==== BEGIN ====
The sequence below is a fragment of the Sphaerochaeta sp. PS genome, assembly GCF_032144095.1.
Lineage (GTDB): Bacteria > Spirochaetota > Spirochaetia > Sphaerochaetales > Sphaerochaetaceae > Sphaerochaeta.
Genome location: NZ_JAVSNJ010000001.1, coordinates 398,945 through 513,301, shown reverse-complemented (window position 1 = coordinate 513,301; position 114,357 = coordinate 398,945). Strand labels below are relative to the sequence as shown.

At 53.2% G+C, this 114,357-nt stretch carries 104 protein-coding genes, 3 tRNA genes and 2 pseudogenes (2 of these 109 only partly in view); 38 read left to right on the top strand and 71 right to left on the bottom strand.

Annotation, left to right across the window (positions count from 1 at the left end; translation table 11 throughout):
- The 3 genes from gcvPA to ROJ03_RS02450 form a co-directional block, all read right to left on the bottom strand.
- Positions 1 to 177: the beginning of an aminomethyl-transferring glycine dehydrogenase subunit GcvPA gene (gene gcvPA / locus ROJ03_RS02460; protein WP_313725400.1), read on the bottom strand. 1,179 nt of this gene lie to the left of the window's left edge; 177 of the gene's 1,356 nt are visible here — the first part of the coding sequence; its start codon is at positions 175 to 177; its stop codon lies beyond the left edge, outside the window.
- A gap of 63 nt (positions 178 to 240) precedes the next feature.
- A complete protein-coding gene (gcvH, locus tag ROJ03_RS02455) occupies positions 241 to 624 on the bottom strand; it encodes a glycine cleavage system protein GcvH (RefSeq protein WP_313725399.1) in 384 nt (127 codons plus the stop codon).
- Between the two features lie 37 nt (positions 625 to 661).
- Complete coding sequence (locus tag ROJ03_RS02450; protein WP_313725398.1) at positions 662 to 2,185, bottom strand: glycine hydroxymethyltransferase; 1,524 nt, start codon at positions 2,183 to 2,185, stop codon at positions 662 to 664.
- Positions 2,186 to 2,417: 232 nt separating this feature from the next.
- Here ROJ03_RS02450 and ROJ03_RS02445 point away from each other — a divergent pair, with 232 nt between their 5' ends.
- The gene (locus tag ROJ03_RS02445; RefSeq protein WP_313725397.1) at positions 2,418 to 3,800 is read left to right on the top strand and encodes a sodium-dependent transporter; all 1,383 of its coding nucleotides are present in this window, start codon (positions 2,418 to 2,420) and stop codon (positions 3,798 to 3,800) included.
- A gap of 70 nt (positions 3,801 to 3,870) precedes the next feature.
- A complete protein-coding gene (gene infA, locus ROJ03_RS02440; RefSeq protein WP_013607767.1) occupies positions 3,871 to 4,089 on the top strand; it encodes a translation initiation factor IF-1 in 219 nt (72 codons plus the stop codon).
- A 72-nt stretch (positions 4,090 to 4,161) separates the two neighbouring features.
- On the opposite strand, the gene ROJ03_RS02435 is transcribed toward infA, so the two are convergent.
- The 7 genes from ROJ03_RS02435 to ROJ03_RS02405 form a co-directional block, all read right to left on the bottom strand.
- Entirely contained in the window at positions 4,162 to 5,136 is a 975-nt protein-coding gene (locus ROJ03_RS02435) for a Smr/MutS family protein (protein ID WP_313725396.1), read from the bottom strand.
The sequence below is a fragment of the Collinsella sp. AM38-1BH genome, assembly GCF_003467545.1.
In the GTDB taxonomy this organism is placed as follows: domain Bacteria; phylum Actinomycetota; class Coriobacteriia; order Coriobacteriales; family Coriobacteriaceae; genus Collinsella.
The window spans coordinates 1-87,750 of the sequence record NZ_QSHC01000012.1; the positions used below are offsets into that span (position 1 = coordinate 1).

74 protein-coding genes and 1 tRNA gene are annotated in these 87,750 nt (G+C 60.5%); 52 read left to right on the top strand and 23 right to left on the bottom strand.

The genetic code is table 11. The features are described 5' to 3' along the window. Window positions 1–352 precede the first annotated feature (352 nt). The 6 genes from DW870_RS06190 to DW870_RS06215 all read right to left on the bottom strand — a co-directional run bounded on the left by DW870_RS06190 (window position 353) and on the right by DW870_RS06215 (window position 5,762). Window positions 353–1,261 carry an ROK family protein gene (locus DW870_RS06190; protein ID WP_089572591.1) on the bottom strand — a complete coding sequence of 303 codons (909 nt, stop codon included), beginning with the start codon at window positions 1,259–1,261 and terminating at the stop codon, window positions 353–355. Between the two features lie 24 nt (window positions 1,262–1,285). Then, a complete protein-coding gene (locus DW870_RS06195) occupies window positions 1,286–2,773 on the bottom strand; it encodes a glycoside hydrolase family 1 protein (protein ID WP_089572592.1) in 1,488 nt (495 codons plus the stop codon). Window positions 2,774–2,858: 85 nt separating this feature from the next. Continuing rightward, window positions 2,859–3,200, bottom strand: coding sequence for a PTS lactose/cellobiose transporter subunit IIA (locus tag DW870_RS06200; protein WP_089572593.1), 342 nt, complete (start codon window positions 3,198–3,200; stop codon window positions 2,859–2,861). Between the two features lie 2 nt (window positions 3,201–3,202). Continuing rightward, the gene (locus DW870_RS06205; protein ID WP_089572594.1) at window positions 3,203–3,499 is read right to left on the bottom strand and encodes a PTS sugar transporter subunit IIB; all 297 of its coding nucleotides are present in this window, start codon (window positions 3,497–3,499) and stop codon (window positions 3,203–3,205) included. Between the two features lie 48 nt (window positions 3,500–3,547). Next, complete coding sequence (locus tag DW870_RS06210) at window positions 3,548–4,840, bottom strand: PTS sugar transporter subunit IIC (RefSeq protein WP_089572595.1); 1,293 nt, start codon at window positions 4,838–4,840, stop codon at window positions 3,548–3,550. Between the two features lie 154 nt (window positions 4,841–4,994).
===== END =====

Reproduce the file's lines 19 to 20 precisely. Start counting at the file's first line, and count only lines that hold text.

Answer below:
- The 7 genes from ROJ03_RS02435 to ROJ03_RS02405 form a co-directional block, all read right to left on the bottom strand.
- Entirely contained in the window at positions 4,162 to 5,136 is a 975-nt protein-coding gene (locus ROJ03_RS02435) for a Smr/MutS family protein (protein ID WP_313725396.1), read from the bottom strand.